Ballake Sissoko album review: ‘At Peace’


Ballake Sissoko (left) and Vincent Segal. Image provided by Press Junkie PR. (Image courtesy of Ballake Sissoko)
February 28, 2013
BALLAKE SISSOKO
“At Peace”

Kindred spirits: Jali Nyama Suso,
Ali Farka Toure, Toumani Diabate

Show: With Vincent Segal on Friday at the Atlas Performing Arts Center. Show starts
at 8 p.m. 202-399-7993. www.atlasarts.org. $15-$28.

Ballake Sissoko opens his new album, “At Peace,” with “Maimouna,” his solo showcase for the kora, the West African harp with 21 strings rising vertically from a huge calabash gourd. For those unfamiliar with the instrument, its broad range, sparkling tone and shimmering effects are vividly displayed here. For those who do know the kora, Sissoko is a virtuoso who can run through a blur of speeding notes and then brake for a crisply articulated theme. On this piece, Sissoko repeats the same descending figure, but with the melodic path and rhythmic organization slightly altered each time.

On the second track, “Boubalaka,” Sissoko is joined by fellow Malian Abouba­car “Badian” Diabate on the 12-string guitar. In the give and take of this instrumental dialogue, one can hear the close relationship between Africa’s kora and its European cousin. On “Badjourou,” the two are joined by guitarist Moussa Diabate, balafonist Fassery Diabate and cellist Vincent Segal. The result is a kind of intercontinental chamber music, in which the five men play with and against each other.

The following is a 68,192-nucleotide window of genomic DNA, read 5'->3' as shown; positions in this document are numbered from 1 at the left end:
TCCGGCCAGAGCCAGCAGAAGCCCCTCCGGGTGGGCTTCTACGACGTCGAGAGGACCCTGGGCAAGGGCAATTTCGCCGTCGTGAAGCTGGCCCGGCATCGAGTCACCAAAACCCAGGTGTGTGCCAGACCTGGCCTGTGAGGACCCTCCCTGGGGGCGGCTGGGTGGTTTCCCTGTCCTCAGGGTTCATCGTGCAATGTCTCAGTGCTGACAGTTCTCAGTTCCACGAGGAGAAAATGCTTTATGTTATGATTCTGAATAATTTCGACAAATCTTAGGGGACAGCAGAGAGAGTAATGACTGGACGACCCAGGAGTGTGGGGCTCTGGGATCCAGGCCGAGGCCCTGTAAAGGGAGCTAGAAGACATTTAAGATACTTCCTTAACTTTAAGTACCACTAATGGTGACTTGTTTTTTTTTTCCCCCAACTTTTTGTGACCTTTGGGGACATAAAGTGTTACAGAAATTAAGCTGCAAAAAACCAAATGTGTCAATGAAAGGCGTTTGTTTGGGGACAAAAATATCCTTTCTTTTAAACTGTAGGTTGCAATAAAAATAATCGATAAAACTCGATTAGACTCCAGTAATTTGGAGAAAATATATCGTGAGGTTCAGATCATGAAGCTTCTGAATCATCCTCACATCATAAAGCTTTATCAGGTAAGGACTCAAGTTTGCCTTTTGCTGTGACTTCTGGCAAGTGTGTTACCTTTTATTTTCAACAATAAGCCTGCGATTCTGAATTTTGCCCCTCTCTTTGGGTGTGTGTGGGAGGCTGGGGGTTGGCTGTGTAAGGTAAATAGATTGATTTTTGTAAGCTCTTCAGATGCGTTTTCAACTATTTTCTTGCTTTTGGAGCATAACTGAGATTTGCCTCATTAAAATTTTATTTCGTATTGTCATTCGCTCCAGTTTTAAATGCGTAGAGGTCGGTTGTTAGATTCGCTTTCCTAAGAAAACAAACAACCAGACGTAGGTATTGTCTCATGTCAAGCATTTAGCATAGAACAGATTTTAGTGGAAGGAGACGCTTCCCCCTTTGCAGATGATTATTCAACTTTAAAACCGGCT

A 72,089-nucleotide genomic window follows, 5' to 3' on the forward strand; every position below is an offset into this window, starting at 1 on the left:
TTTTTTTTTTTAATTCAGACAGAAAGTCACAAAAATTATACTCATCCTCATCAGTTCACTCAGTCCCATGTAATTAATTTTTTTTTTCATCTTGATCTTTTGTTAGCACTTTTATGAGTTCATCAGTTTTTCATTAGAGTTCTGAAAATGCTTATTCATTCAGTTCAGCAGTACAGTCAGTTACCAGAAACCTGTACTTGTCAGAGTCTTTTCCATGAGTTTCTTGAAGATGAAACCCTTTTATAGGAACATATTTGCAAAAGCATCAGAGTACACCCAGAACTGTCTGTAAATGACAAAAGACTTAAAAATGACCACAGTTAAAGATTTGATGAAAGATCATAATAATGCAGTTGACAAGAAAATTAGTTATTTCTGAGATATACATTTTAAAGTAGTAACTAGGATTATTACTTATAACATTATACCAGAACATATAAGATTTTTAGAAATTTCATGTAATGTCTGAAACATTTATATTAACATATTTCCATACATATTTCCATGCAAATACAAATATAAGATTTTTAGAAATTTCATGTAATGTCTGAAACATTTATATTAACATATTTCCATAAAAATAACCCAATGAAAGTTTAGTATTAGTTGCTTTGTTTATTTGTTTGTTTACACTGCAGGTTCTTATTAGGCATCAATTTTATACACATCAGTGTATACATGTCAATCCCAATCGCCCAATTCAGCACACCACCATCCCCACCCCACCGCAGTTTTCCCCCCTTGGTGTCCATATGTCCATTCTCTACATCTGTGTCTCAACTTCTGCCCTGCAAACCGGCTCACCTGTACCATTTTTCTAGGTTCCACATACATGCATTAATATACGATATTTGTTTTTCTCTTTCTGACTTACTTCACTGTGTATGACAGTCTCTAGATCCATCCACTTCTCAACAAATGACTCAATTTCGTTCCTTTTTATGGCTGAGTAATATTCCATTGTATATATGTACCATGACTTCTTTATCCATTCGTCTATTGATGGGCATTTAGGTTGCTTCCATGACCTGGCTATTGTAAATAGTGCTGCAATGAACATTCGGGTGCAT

Segal produced “At Peace” in France, but his cello appears on only four tracks. There are two more solo kora pieces and another duet with the 12-string guitar. The latter, “N’Tomikorobougou,” was recorded in the courtyard of Sissoko’s home in Mali, the quick-fingered improvisations establishing a small sanctuary at peace within the war-torn country.

Geoffrey Himes

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